Embattled Prison Firm Also Runs ICE Lockup

A prisons business that recently lost a contract with the Colorado Department of Corrections (DOC) is also running an in-state federal facility that detains immigrants from around the country.

The Geo Group, formerly known as Wackenhut Corrections, has been in charge of the Aurora ICE Processing Center since 1987.

The facility can hold over 350 individuals and took part in detaining arrestees from the Swift raids.According to a United Food and Commercial Workers (UFCW) legal motion filed after the raids, attorneys sent numerous requests to the Aurora ICE center to find out where workers were being held: 

Numerous efforts were made by counsel retained to assist Petitioners to determine where Petitioners are being held by contacting an Colorado, the Denver office of the Immigration and Customs Enforcement division, the Denver offices of the U.S. Citizenship and Immigration Services. Counsels were advised that the whereabouts of the petitioners were unknown.

It was later revealed that the ICE facility had detained former Swift employees:

Megan Hall, a lawyer with the Rocky Mountain Immigrant Advocacy Network in Westminster, said she gave a legal rights presentation to about 50 Swift workers at the Aurora ICE jail. She said about 70 of the Swift arrestees are being detained at that jail.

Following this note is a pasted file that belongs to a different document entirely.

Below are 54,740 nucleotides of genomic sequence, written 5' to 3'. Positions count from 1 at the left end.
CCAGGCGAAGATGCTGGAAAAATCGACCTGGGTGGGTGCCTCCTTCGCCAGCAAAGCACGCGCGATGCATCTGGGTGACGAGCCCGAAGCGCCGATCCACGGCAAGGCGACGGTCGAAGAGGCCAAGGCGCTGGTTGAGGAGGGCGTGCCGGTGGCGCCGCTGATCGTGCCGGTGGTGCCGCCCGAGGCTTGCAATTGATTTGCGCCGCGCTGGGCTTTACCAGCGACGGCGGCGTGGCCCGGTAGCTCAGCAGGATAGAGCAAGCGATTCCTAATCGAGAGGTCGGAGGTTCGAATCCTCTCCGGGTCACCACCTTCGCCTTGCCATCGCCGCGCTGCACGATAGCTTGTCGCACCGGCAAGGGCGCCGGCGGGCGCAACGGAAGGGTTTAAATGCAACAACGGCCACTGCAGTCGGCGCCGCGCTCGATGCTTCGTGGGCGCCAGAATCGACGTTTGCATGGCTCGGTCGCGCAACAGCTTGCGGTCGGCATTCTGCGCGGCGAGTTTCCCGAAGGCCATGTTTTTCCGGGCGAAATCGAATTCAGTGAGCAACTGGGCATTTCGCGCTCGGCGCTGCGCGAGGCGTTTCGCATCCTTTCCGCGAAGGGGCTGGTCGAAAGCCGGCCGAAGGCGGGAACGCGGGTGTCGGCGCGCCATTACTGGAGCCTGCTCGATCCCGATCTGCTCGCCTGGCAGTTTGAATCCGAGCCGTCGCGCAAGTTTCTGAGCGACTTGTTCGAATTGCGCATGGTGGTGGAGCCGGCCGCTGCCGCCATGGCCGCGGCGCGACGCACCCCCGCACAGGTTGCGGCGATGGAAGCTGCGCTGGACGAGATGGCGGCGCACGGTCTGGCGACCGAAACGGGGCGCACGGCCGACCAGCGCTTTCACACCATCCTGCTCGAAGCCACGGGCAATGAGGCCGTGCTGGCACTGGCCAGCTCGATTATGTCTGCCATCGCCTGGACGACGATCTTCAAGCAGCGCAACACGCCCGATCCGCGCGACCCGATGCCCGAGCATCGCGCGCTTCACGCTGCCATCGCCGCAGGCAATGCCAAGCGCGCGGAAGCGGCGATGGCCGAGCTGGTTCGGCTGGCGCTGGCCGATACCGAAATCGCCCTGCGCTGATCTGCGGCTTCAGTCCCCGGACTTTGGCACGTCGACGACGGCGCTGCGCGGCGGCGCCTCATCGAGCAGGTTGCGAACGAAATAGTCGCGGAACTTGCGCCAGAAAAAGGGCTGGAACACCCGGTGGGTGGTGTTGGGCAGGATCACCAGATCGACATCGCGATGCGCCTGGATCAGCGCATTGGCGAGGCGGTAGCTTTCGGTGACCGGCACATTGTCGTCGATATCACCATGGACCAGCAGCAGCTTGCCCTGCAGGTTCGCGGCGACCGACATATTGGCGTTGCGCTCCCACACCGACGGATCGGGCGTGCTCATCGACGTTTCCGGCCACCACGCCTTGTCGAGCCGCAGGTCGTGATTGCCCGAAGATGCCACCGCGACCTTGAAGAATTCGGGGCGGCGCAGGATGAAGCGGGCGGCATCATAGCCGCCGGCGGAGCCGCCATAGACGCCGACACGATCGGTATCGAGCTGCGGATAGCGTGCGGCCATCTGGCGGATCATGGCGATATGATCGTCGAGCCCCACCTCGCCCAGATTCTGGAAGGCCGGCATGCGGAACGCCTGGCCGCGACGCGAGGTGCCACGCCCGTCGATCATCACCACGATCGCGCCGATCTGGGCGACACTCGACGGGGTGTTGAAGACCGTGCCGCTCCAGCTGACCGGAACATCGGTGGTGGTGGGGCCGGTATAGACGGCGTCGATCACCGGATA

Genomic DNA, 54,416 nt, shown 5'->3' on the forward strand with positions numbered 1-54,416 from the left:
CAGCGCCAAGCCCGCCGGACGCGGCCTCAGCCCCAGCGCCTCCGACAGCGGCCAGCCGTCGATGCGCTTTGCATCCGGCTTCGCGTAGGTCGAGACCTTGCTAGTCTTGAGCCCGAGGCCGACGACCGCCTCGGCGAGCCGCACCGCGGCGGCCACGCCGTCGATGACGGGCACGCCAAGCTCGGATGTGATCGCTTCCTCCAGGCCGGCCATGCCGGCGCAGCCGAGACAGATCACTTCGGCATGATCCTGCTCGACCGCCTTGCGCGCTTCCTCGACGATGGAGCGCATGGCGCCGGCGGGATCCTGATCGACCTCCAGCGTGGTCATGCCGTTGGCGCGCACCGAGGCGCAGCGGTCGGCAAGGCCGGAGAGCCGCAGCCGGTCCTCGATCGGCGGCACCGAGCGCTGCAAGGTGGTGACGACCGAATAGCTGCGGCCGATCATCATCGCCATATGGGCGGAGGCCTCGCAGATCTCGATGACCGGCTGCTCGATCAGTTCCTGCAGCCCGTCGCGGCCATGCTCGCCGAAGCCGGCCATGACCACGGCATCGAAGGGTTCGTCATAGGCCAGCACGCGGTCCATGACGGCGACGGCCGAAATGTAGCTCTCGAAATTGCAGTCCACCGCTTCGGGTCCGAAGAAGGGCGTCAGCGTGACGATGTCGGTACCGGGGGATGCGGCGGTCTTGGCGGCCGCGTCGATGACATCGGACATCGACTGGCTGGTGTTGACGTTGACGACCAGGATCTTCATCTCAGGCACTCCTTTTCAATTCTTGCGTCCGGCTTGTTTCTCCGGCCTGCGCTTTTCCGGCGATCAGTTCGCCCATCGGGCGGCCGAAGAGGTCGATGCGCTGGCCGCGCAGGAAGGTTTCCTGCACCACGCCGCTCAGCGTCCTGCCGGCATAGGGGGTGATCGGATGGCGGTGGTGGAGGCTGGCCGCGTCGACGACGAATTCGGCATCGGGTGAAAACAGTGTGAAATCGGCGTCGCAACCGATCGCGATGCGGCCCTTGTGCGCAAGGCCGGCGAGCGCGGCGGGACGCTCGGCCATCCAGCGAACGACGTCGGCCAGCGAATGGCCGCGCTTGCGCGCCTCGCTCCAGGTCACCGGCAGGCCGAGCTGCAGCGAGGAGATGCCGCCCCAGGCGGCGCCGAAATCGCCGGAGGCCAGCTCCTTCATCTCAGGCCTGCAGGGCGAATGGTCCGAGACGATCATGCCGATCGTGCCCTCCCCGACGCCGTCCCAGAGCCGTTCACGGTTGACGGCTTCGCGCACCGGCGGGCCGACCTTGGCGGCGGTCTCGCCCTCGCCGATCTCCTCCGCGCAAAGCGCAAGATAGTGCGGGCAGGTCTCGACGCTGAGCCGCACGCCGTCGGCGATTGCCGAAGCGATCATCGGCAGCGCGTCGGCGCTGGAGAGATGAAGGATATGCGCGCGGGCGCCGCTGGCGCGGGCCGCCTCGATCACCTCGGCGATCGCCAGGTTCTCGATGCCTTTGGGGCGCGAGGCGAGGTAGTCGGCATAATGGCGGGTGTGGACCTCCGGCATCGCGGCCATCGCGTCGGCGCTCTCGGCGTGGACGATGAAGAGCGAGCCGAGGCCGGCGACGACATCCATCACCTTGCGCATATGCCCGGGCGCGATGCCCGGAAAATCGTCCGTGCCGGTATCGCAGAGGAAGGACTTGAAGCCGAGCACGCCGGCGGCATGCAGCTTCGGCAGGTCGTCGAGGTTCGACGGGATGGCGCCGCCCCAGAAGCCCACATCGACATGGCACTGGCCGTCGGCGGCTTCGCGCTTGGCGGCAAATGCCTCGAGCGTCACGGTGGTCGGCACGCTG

The Geo Group recently lost a contract in Pueblo, Colorado, after the business sought changes to the deal and failed to start construction four years after the agreement. 

A state audit also found that a Nolin Renfrow, a former DOC official, may have violated state law in helping the Geo Group win a $14 million-per-year contract for a prison in Ault, Colorado.

In 1998, 22 prisoners were suddenly moved from the Aurora center to other prisons while contract negotiations between the Geo Group and the federal government were being resolved.

A U.S. District Judge issued a restraining order against the government that halted the transfers, after attorneys filed a lawsuit charging unfair treatment of prisoners.

Also see:

Finley, Bruce. “Immigration-jail closure averted Battle over facility leaves inmates guessing.” The Denver Post. 29 Apr. 1998

Erin Rosa was born in Spain and raised in Colorado Springs. She is a freelance writer currently living in Denver. Rosa's work has been featured in a variety of news outlets including the Huffington Post, Democracy Now!, and the Rocky Mountain Chronicle, an alternative-weekly in Northern Colorado where she worked as a columnist covering the state legislature. Rosa has received awards from the Society of Professional Journalists for her reporting on lobbying and woman's health issues. She was also tapped with a rare honorable mention award by the Newspaper Guild-CWA's David S. Barr Award in 2008--only the second such honor conferred in its nine-year history--for her investigative series covering the federal government's Supermax prison in the state. Rosa covers the labor community, corrections, immigration and government transparency matters. She can be reached at erosa@www.coloradoindependent.com.

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